Businessman and presidential candidate Andrew Yang is building his platform around warning that automation and advanced artificial intelligence will soon make millions of jobs obsolete, and he advocates establishing a universal basic income for working-age Americans.
NEW YORK — Among the many Democrats who will seek the party’s presidential nomination in 2020, most probably agree on a handful of core issues: protecting DACA, rejoining the Paris climate agreement, unraveling President Donald Trump’s tax breaks for the wealthy.
Only one of them will be focused on the robot apocalypse.
That candidate is Andrew Yang, a well-connected New York businessman who is mounting a longshot bid for the White House. Yang, a former tech executive who started the nonprofit organization Venture for America, believes that automation and advanced artificial intelligence will soon make millions of jobs obsolete — yours, mine, those of our accountants and radiologists and grocery-store cashiers. He says America needs to take radical steps to prevent Great Depression-level unemployment and a total societal meltdown, including handing out trillions of dollars in cash.
Quote: “All you need is self-driving cars to destabilize society ... That one innovation will be enough to create riots in the street.”
Career: CEO and president of Manhattan GMAT, a test-prep firm sold to Kaplan. Later started Venture for America, an organization that connects recent college graduates with startup businesses.
Family: Married, with two boys
Source: The New York Times
“All you need is self-driving cars to destabilize society,” Yang, 43, said over lunch at a Thai restaurant in Manhattan last month, in his first interview about his campaign. In just a few years, he said, “we’re going to have a million truck drivers out of work who are 94 percent male, with an average level of education of high school or one year of college.”
“That one innovation,” he added, “will be enough to create riots in the street. And we’re about to do the same thing to retail workers, call-center workers, fast-food workers, insurance companies, accounting firms.”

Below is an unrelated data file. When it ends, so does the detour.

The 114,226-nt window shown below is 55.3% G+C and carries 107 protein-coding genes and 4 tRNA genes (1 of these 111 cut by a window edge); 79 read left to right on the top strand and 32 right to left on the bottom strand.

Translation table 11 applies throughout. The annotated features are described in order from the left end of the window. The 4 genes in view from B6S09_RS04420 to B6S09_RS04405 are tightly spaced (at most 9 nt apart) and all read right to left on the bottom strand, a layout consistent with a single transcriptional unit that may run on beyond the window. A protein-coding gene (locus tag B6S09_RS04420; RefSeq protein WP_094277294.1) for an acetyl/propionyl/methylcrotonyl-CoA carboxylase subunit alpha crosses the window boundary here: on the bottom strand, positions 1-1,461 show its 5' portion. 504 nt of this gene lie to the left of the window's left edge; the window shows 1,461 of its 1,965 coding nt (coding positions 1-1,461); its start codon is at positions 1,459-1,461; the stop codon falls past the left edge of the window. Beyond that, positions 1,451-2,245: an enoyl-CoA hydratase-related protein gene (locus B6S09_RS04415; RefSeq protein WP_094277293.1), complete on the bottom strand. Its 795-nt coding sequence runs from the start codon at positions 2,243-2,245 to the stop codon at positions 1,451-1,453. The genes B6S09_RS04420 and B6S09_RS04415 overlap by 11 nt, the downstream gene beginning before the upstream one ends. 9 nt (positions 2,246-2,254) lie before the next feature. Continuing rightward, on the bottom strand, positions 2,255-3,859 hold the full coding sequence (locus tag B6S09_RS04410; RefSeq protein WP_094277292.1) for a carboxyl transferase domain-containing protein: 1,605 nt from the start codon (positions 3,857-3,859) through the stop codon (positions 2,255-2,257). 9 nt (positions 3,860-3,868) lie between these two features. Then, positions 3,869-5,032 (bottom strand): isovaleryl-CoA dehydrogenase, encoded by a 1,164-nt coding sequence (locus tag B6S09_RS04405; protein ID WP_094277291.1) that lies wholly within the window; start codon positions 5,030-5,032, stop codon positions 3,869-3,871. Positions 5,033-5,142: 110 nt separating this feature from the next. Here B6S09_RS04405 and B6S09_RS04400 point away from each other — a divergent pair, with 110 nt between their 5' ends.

Alarmist? Sure. But Yang’s doomsday prophecy echoes the concerns of a growing number of labor economists and tech experts who are worried about the coming economic consequences of automation. A 2017 report by the consulting firm McKinsey concluded that by 2030 — three presidential terms from now — as many as one-third of U.S. jobs may disappear because of automation. (Other studies have given cheerier forecasts, predicting that new jobs will replace most of the lost ones.)
Perhaps it was inevitable that a tech-skeptic candidate would try to seize the moment. Scrutiny of tech companies like Facebook and Google has increased in recent years, and worries about monopolistic behavior, malicious exploitation of social media and the addictive effects of smartphones have made a once-bulletproof industry politically vulnerable. Even industry insiders have begun to join the backlash.
To fend off the robots, Yang is pushing what he calls a “Freedom Dividend,” a monthly check for $1,000 that would be sent to every American from age 18 to 64, regardless of income or employment status. These payments, he says, would bring all people in the United States up to roughly the poverty line, even if they were directly hit by automation. Medicare and Medicaid would be unaffected under Yang’s plan, but people receiving government benefits such as the Supplemental Nutrition Assistance Program could choose to continue receiving those benefits or take the $1,000 monthly payments instead.
The Freedom Dividend isn’t a new idea. It’s a rebranding of universal basic income, a policy that has been popular in academic and think-tank circles for decades, was favored by the Rev. Dr. Martin Luther King Jr. and the economist Milton Friedman, and has more recently caught the eye of Silicon Valley technologists. Elon Musk, Mark Zuckerberg and venture capitalist Marc Andreessen have all expressed support for the idea of a universal basic income. Y Combinator, the influential startup incubator, is running a basic-income experiment with 3,000 participants in two states.
Despite its popularity among left-leaning academics and executives, universal basic income is a leaderless movement that has yet to break into mainstream politics. Yang thinks he can sell the idea in Washington, D.C., by framing it as a pro-business policy.